New Delhi(PTI): Many children had their granny as their first storyteller but author Ruskin Bond says neither of his grandmothers told him any tale while he was a kid.
As a boy, the author was very fond of reading and wanted to emulate his favourite authors and be one of them himself. He read everything he could lay his hands on – from Charles Dickens, P G Wodehouse, Somerset Maugham to Graham Greene.
“I read everything from detective stories to the classics. It all made a difference. The books, the authors you read in the formative years are the ones that have the most impact,” says Bond, who turned 84 on May 19.
The prolific writer says the love of language and literature has kept him going. And he is also inspired by nature and the streams, hills and trees.
“Many people had their grandmothers to tell them stories but nobody told me any. I started reading early and thus I read my own stories,” he says.
“One of my grandmothers was a very silent woman, the other one used to scold me a lot. So I don’t recall them telling me any story,” Bond told PTI in an interview.
Asked if he would have taken any other profession if not writing, he says, “Even before I finished school, I wanted to be a writer. So any other ambition at that time would have centred around being a football player or a tap dancer that I wouldn’t be doing anyway. So I think I probably made the right choice.”
On whether he fears that he might run out of ideas, the writer says, “The older you get the more you have to look back upon. Life stretches behind you. So you don’t really run out of people, you might run out of places in a way. So you have more to write about as you grow older.”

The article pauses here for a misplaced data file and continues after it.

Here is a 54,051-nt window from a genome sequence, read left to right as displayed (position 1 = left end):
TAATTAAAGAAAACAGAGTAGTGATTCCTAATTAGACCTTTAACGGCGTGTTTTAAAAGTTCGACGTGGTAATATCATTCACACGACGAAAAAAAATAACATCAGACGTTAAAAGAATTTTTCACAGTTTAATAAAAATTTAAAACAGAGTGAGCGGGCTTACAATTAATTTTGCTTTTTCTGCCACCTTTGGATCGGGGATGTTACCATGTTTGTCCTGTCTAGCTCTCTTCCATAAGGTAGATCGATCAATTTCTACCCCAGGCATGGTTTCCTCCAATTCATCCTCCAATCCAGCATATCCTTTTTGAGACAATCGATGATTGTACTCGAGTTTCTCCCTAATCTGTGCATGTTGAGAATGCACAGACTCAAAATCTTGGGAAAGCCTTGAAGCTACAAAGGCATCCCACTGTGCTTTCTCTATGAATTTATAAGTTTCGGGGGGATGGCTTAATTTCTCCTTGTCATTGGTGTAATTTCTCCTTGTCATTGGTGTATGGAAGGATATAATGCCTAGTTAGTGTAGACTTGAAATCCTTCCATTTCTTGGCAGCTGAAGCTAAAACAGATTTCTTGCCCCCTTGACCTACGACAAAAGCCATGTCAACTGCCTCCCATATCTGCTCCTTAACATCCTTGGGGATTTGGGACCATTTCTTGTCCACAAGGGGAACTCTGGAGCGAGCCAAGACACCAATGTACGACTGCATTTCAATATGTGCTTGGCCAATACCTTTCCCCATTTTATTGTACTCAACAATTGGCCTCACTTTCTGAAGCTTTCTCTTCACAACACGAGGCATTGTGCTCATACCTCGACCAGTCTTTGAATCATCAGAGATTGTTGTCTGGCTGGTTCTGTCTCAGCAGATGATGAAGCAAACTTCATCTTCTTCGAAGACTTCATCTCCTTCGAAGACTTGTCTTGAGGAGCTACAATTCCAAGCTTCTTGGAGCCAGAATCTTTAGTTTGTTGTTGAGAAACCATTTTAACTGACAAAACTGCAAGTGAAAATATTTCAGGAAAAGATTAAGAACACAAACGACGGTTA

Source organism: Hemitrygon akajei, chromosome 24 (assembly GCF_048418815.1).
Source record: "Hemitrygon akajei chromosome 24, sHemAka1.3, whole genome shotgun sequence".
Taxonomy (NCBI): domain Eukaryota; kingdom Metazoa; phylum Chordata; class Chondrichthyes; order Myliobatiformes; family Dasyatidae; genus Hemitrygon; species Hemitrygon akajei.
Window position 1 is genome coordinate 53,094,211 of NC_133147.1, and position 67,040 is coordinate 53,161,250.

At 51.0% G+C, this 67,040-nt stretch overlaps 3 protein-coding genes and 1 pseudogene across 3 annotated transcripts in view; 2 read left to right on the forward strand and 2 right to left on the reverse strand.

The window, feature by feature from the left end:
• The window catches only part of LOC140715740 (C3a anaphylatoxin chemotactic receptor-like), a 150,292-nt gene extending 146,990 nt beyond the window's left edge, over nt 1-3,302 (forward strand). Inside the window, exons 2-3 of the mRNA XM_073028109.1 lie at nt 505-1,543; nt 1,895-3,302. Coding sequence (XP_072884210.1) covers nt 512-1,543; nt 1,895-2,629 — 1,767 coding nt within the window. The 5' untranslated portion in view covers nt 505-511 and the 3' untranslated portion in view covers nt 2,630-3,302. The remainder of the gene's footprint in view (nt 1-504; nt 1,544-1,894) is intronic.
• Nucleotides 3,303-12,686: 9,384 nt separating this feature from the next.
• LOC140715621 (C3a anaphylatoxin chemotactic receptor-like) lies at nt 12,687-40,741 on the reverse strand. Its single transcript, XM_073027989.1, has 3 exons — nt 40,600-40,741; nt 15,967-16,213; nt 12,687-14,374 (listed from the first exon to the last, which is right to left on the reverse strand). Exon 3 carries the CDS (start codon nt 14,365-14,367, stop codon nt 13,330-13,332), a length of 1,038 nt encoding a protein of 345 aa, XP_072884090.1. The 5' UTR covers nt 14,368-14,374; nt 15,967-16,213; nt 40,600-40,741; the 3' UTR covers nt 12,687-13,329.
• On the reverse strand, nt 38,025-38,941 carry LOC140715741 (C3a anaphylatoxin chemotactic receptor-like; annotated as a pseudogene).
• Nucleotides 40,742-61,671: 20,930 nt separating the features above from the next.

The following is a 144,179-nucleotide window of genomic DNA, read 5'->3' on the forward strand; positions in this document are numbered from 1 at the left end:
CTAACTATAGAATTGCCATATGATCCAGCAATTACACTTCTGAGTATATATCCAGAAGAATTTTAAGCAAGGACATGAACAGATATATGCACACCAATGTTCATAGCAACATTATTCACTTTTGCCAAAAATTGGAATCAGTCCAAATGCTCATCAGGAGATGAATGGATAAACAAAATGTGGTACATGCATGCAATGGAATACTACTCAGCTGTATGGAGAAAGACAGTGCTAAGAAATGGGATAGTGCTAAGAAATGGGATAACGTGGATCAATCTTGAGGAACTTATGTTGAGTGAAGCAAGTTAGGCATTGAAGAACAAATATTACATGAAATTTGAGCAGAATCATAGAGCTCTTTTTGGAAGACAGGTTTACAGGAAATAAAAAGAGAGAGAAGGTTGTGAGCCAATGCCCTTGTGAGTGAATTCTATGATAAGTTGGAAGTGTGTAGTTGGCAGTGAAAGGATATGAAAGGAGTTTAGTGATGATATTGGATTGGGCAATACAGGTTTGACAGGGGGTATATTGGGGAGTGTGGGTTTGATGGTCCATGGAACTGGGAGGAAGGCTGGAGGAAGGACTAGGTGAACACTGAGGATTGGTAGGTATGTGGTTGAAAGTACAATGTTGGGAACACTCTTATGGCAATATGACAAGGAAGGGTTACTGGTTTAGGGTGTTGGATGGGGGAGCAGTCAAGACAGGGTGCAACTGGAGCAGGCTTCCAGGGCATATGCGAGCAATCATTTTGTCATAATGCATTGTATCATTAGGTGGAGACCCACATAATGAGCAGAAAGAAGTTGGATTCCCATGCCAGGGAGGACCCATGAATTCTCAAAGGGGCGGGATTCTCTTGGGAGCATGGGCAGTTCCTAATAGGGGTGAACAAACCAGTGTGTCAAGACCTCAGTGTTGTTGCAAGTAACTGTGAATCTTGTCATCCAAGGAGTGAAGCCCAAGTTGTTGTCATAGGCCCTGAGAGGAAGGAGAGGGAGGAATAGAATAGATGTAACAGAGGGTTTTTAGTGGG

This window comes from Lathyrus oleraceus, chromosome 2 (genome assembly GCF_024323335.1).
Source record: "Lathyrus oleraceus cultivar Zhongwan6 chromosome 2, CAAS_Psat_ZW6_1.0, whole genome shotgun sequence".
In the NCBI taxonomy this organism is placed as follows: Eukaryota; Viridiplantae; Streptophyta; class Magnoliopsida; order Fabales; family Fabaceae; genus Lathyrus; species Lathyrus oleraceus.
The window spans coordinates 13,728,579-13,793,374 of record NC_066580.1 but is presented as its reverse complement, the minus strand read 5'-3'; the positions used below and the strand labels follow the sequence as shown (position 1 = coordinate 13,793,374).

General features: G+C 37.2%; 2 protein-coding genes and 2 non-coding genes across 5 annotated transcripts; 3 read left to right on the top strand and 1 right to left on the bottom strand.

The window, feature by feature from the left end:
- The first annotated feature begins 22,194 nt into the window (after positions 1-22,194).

Bond was born in Kasauli, Himachal Pradesh, and grew up in Jamnagar, Dehradun, New Delhi and Shimla. As a young man, he spent four years in the Channel Islands and London. He returned to India in 1955. He now lives in Landour, Mussoorie, with his adopted family.
At the age of eight, Bond escaped his jail-like boarding school in the hills and went on to live with his father in Delhi. His time in the capital is filled with books, visits to the cinema, music, and walks and conversations with his father – a dream life for a curious and wildly imaginative boy, which turns tragic all too soon.
“When I ventured into writing at the age of 17, I just wanted to be a good and successful writer,” he says.
His first novel “The Room on the Roof”, written when he was 17, received the John Llewellyn Rhys Memorial Prize in 1957. Since then, Bond has written a number of novellas, essays, poems and children’s books.
Bond has also written over 500 short stories and articles that have appeared in magazines and anthologies. He received the Sahitya Akademi Award in 1993, the Padma Shri in 1999 and the Padma Bhushan in 2014.